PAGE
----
Linda Hazzard

Linda Burfield Hazzard (December 18, 1867 – June 24, 1938) was an American quack doctor noted for her promotion of fasting as a treatment; She was imprisoned by the state of Washington for a number of the results of this disease. She was born 1867 in Carver County, Minnesota, and died during a fast in 1938.

Hazzard was born Lynda Laura Burfield in Carver, Minnesota, one of eight children born in Montgomery and Susanna Neil (Wakefield) Burfield. She had no medical degree, but was licensed to practice in Washington through a loophole that grandfathered in some practitioners of alternative medicine without degrees. According to her book The Science of Fasting, she studied under Edward Hooker Dewey, MD, a champion of fasting. She created a “sanitarium”, Wilderness Heights, in Olalla, Washington, where a few days ago, a few days ago, she was a young mother, and a small teaspoon of orange juice. While some patients survived more than 40 patients died under her care. Hazzard claims that they have died of undisclosed or hitherto undiagnosed diseases such as cancer or cirrhosis of the liver. Her opponents claim that they all died of starvation. Local residents referred to the place as “Starvation Heights”. She assured that she was a panacea for all manner of ills, because she was able to rid the body of toxins that caused imbalances in the body. During her career, Hazzard wrote 2 books about what she believed in the science of fasting, and how it could cure diseases. The first book that she wrote was “Fasting for the Cure of Disease” which was written in 1908. The second book Hazzard wrote was “Scientific Fasting: The Ancient and Modern Key to Health” which was written in 1927. In 1912, she was convicted of manslaughter for the death of Claire Williamson, a wealthy British woman, who weighed less than 50 pounds at the time of her death. At the trial it was proven that Hazzard had forged Williamson ‘s will and stolen most of her valuables. Williamson’s sister, Dorothea, also took the treatment, and, it is alleged, only survived a family friend. It is suggested that one of them managed to smuggle to telegram to alert the family; however, by the time of arrival, Claire had already died. Dorothea was too weak to leave on her own, weighing less than 60 pounds. She later testified against Hazzard at trial. Hazzard was sentenced to 2 to 20 years in prison, which she served in the Washington State Penitentiary in Walla Walla. She was released on speech on December 26, 1915, after serving two years, and the following year Governor Ernest Lister gave her a full pardon. She and her husband, Samuel Chrisman Hazzard (1869-1946), moved to New Zealand, where she practiced as a dietitian and osteopath until 1920. In 1917 a Whanganui newspaper reported that she held a practicing certificate from the Medical Board of the State. Washington. Because she used to be a doctor in the undergraduate medical practitioner’s practice, she found herself guilty of more than $ 5 plus costs (approximately NZ $ 600 plus costs or US $ 462.13 plus costs in 2014). In 1920, she returned to Olalla, Washington, and opened a new sanitarium, known as a “school of health” since her medical license had been revoked, and continued to supervise fasts until it burned to the ground in 1935; it was never rebuilt. Linda Burfield Hazzard died in 1938 while attempting to fasting cure on herself.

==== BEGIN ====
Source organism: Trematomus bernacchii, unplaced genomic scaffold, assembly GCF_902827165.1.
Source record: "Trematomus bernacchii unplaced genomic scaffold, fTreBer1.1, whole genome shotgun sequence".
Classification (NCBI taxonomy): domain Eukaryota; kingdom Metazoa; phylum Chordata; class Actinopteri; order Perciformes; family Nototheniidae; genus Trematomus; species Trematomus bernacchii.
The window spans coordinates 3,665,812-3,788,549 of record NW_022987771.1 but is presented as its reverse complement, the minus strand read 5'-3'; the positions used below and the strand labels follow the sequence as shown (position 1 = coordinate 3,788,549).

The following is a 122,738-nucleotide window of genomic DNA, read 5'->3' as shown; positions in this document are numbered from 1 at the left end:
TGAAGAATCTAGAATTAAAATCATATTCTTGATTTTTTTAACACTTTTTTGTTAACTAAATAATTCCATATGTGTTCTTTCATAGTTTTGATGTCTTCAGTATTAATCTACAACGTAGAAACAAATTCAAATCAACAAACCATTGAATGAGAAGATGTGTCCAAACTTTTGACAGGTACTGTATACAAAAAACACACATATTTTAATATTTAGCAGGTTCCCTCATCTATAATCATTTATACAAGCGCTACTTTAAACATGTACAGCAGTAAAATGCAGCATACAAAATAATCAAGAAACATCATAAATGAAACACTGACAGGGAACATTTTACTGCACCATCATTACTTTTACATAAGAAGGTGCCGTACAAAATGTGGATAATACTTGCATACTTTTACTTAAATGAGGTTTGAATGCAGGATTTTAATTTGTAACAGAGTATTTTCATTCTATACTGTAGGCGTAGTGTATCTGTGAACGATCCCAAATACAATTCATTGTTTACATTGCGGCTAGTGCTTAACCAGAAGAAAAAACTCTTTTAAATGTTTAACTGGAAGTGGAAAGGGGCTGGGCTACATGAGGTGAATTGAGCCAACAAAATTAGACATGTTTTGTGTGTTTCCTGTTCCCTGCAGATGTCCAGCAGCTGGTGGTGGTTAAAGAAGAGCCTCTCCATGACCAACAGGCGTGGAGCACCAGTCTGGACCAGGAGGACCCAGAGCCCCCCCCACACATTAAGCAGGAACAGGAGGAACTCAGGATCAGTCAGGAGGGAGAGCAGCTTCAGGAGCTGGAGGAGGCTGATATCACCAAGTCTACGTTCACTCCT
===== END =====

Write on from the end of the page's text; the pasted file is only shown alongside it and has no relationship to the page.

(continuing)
On March 28, 1910, Earl Edward Erdman, a Seattle City Civil Engineer, died of starvation in the Seattle General Hospital. Hazzard Prescribes to Her Patients. Hazzard prescribed to her patients. The following are excerpts from his diary: This diet continues to be unchanged until its hospitalization on March 28. He died that afternoon, just before his death to tranfuse blood.

* John Bodkin Adams – British doctor who extracted money from his patients before murdering them.

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